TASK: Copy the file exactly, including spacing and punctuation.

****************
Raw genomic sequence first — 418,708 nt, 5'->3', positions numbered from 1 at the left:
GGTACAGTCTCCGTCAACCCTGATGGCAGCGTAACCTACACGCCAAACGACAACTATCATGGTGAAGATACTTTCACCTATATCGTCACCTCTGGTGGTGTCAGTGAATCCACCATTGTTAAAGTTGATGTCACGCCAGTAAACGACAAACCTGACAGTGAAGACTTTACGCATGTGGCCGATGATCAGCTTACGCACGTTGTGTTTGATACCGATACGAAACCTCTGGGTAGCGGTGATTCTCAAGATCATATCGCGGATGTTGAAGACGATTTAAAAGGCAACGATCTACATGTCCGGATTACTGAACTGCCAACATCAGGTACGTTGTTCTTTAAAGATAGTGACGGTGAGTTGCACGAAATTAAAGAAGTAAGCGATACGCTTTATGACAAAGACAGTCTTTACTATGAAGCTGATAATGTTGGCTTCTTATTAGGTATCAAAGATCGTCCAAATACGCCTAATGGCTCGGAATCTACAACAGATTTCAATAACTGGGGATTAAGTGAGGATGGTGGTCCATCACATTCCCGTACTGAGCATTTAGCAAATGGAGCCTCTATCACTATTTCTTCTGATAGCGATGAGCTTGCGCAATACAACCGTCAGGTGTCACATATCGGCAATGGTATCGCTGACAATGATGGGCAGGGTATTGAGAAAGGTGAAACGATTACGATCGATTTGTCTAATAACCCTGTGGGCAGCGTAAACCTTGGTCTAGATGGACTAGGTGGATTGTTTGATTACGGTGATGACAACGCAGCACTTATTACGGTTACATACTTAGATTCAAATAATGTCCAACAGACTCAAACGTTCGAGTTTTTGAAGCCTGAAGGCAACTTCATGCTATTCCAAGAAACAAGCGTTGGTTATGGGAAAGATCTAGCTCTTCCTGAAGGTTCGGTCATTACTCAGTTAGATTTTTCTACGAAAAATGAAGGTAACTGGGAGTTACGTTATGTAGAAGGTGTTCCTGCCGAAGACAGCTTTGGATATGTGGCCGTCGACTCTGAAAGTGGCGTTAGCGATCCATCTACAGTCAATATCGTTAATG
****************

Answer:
Raw genomic sequence first — 418,708 nt, 5'->3', positions numbered from 1 at the left:
GGTACAGTCTCCGTCAACCCTGATGGCAGCGTAACCTACACGCCAAACGACAACTATCATGGTGAAGATACTTTCACCTATATCGTCACCTCTGGTGGTGTCAGTGAATCCACCATTGTTAAAGTTGATGTCACGCCAGTAAACGACAAACCTGACAGTGAAGACTTTACGCATGTGGCCGATGATCAGCTTACGCACGTTGTGTTTGATACCGATACGAAACCTCTGGGTAGCGGTGATTCTCAAGATCATATCGCGGATGTTGAAGACGATTTAAAAGGCAACGATCTACATGTCCGGATTACTGAACTGCCAACATCAGGTACGTTGTTCTTTAAAGATAGTGACGGTGAGTTGCACGAAATTAAAGAAGTAAGCGATACGCTTTATGACAAAGACAGTCTTTACTATGAAGCTGATAATGTTGGCTTCTTATTAGGTATCAAAGATCGTCCAAATACGCCTAATGGCTCGGAATCTACAACAGATTTCAATAACTGGGGATTAAGTGAGGATGGTGGTCCATCACATTCCCGTACTGAGCATTTAGCAAATGGAGCCTCTATCACTATTTCTTCTGATAGCGATGAGCTTGCGCAATACAACCGTCAGGTGTCACATATCGGCAATGGTATCGCTGACAATGATGGGCAGGGTATTGAGAAAGGTGAAACGATTACGATCGATTTGTCTAATAACCCTGTGGGCAGCGTAAACCTTGGTCTAGATGGACTAGGTGGATTGTTTGATTACGGTGATGACAACGCAGCACTTATTACGGTTACATACTTAGATTCAAATAATGTCCAACAGACTCAAACGTTCGAGTTTTTGAAGCCTGAAGGCAACTTCATGCTATTCCAAGAAACAAGCGTTGGTTATGGGAAAGATCTAGCTCTTCCTGAAGGTTCGGTCATTACTCAGTTAGATTTTTCTACGAAAAATGAAGGTAACTGGGAGTTACGTTATGTAGAAGGTGTTCCTGCCGAAGACAGCTTTGGATATGTGGCCGTCGACTCTGAAAGTGGCGTTAGCGATCCATCTACAGTCAATATCGTTAATG